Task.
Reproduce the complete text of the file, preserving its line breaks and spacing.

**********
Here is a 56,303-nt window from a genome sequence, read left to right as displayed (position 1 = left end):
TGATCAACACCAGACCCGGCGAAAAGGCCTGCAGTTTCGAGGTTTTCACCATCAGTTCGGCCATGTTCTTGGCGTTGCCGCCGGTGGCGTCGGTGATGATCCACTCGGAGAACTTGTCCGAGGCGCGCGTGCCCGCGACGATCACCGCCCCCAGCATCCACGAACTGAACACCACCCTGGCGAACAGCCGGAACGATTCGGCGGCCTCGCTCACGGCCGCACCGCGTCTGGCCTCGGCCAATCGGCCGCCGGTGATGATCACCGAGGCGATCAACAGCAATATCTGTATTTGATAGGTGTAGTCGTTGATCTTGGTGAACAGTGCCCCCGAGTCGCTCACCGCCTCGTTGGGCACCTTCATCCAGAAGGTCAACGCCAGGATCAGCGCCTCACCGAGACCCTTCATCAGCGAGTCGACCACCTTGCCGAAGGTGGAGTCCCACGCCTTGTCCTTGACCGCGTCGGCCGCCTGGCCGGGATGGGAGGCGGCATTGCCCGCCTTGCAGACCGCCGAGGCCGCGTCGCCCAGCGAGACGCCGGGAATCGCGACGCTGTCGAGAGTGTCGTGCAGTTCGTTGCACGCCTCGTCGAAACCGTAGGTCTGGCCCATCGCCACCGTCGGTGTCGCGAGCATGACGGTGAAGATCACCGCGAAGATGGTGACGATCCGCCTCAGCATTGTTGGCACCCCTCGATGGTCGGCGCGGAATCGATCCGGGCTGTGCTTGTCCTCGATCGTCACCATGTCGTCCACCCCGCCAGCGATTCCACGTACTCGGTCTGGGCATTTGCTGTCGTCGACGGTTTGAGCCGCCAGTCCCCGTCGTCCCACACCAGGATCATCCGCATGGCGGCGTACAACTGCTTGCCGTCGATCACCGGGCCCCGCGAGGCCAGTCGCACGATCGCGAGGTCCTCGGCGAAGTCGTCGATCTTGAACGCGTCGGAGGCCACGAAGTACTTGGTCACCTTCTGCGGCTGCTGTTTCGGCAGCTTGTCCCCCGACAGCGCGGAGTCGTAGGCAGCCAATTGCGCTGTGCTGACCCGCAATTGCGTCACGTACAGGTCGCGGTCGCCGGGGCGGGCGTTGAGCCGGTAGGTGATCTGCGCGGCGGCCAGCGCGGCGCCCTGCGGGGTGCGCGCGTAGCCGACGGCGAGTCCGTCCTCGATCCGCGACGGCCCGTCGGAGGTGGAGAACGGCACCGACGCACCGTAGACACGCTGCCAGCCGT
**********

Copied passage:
Here is a 56,303-nt window from a genome sequence, read left to right as displayed (position 1 = left end):
TGATCAACACCAGACCCGGCGAAAAGGCCTGCAGTTTCGAGGTTTTCACCATCAGTTCGGCCATGTTCTTGGCGTTGCCGCCGGTGGCGTCGGTGATGATCCACTCGGAGAACTTGTCCGAGGCGCGCGTGCCCGCGACGATCACCGCCCCCAGCATCCACGAACTGAACACCACCCTGGCGAACAGCCGGAACGATTCGGCGGCCTCGCTCACGGCCGCACCGCGTCTGGCCTCGGCCAATCGGCCGCCGGTGATGATCACCGAGGCGATCAACAGCAATATCTGTATTTGATAGGTGTAGTCGTTGATCTTGGTGAACAGTGCCCCCGAGTCGCTCACCGCCTCGTTGGGCACCTTCATCCAGAAGGTCAACGCCAGGATCAGCGCCTCACCGAGACCCTTCATCAGCGAGTCGACCACCTTGCCGAAGGTGGAGTCCCACGCCTTGTCCTTGACCGCGTCGGCCGCCTGGCCGGGATGGGAGGCGGCATTGCCCGCCTTGCAGACCGCCGAGGCCGCGTCGCCCAGCGAGACGCCGGGAATCGCGACGCTGTCGAGAGTGTCGTGCAGTTCGTTGCACGCCTCGTCGAAACCGTAGGTCTGGCCCATCGCCACCGTCGGTGTCGCGAGCATGACGGTGAAGATCACCGCGAAGATGGTGACGATCCGCCTCAGCATTGTTGGCACCCCTCGATGGTCGGCGCGGAATCGATCCGGGCTGTGCTTGTCCTCGATCGTCACCATGTCGTCCACCCCGCCAGCGATTCCACGTACTCGGTCTGGGCATTTGCTGTCGTCGACGGTTTGAGCCGCCAGTCCCCGTCGTCCCACACCAGGATCATCCGCATGGCGGCGTACAACTGCTTGCCGTCGATCACCGGGCCCCGCGAGGCCAGTCGCACGATCGCGAGGTCCTCGGCGAAGTCGTCGATCTTGAACGCGTCGGAGGCCACGAAGTACTTGGTCACCTTCTGCGGCTGCTGTTTCGGCAGCTTGTCCCCCGACAGCGCGGAGTCGTAGGCAGCCAATTGCGCTGTGCTGACCCGCAATTGCGTCACGTACAGGTCGCGGTCGCCGGGGCGGGCGTTGAGCCGGTAGGTGATCTGCGCGGCGGCCAGCGCGGCGCCCTGCGGGGTGCGCGCGTAGCCGACGGCGAGTCCGTCCTCGATCCGCGACGGCCCGTCGGAGGTGGAGAACGGCACCGACGCACCGTAGACACGCTGCCAGCCGT